Veteran revolutionaries jailed

PUBLISHED : Thursday, 09 November, 1995, 12:00am
UPDATED : Thursday, 09 November, 1995, 12:00am

TWO ageing Vietnamese revolutionaries were yesterday jailed for questioning the Communist Party's monopoly on power ahead of a crucial party congress scheduled for early next year.

Court officials and sources said former leading party intellectual Hoang Minh Chinh, 76, and Do Trung Hieu, 57, were sentenced to 12 and 15 months respectively at Hanoi People's Court.

Both plain-clothed and uniformed police stood outside the court for the one-day hearing despite little attention from the passing public.

The Vietnamese Government has yet to formally confirm the sentences. Word of the pair's arrest in June has yet to appear in local media.

The charges related to 'actions against the interests of the state', a description which prompted diplomatic speculation that the pair appeared to have been treated relatively lightly.

Several observers were quick to note the pair's prison terms will take them beyond the party's eighth congress early next year, which is expected to bring several key changes and be followed by a general election.

'It's relatively mild but it seems a pre-emptive strike nonetheless,' said one Western diplomat.

Said another: 'It looks like a compromise solution - they punish a bit of dissidence, but not too heavily, just enough to make an impression.' Any clear challenge to national security or Communist Party rule in Vietnam can yield far more serious punishments.

It is understood the pair were taken to a prison on the outskirts of Hanoi where they will be held for a mandatory 15-day appeal period. Chinh is facing his third prison sentence after police reportedly discovered him circulating petitions supporting peers who were purged alongside him in the 1960s.

He has spent more than 10 years in various forms of detention stretching back to 1967.

The Moscow-trained intellectual is a former head of one of the party's key think-tanks, the Institute of Marxist Leninist Thought.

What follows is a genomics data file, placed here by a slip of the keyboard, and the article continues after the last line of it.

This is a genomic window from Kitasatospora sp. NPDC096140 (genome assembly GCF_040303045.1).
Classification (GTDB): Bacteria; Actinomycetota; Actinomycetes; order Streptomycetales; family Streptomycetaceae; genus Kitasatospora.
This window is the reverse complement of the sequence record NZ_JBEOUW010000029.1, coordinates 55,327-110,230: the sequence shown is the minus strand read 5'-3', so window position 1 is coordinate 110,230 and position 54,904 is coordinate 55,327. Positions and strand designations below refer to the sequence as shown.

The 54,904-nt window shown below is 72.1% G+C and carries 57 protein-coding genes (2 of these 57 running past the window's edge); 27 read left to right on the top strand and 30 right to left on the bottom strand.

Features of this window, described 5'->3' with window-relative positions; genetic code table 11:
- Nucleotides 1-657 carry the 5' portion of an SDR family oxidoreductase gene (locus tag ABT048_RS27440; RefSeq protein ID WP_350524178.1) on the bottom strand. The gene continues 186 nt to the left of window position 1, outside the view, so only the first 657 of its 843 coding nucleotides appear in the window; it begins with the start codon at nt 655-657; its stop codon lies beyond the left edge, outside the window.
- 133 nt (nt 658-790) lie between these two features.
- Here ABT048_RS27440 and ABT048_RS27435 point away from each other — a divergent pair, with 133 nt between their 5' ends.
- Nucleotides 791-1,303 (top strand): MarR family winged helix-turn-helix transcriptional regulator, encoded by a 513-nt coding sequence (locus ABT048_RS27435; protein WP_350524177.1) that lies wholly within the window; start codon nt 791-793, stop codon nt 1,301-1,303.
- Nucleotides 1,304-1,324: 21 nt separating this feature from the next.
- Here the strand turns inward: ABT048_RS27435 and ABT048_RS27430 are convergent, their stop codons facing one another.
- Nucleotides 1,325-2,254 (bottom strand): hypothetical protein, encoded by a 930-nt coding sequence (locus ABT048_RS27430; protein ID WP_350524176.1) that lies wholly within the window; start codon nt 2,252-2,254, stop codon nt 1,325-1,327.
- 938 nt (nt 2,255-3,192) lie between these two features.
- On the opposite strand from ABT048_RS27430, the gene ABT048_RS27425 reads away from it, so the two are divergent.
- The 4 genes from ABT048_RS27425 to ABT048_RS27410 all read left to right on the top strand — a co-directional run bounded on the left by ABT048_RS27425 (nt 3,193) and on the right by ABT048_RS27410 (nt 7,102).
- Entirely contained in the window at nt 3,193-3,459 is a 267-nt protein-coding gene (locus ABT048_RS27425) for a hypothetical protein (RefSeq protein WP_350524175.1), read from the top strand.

He has repeatedly criticised the party for not easing its grip on power despite relaxing restrictions on personal freedoms.

The families of both men have recently said they were in good health, but a statement from a Paris-based group called Alliance Vietnam Liberte has since raised questions about Chinh's ability to survive his term.

Hieu was arrested in Ho Chi Minh City for running leaflet campaigns questioning Hanoi's success at bring national reconciliation after the takeover of former South Vietnam in 1975.

His campaign followed the disbandment of the Club of Former Resistance Fighters who sought to question the concept of political openness in modern Vietnam.

A third prominent campaigner, Nguyen Ho, remains under house arrest after being arrested at the same time.

The jailings follow the release and expulsion at the weekend of two American-Vietnamese activists.

Washington had requested Nguyen Tan Tri and Nguyen Quang Liem be freed from seven-year sentences as part of a State Department drive to urge a greater speed of political and economic change.

The department has previously stated there are at least 200 prisoners in Vietnam being held for political reasons.

Hanoi insists it does not sentence people for political beliefs.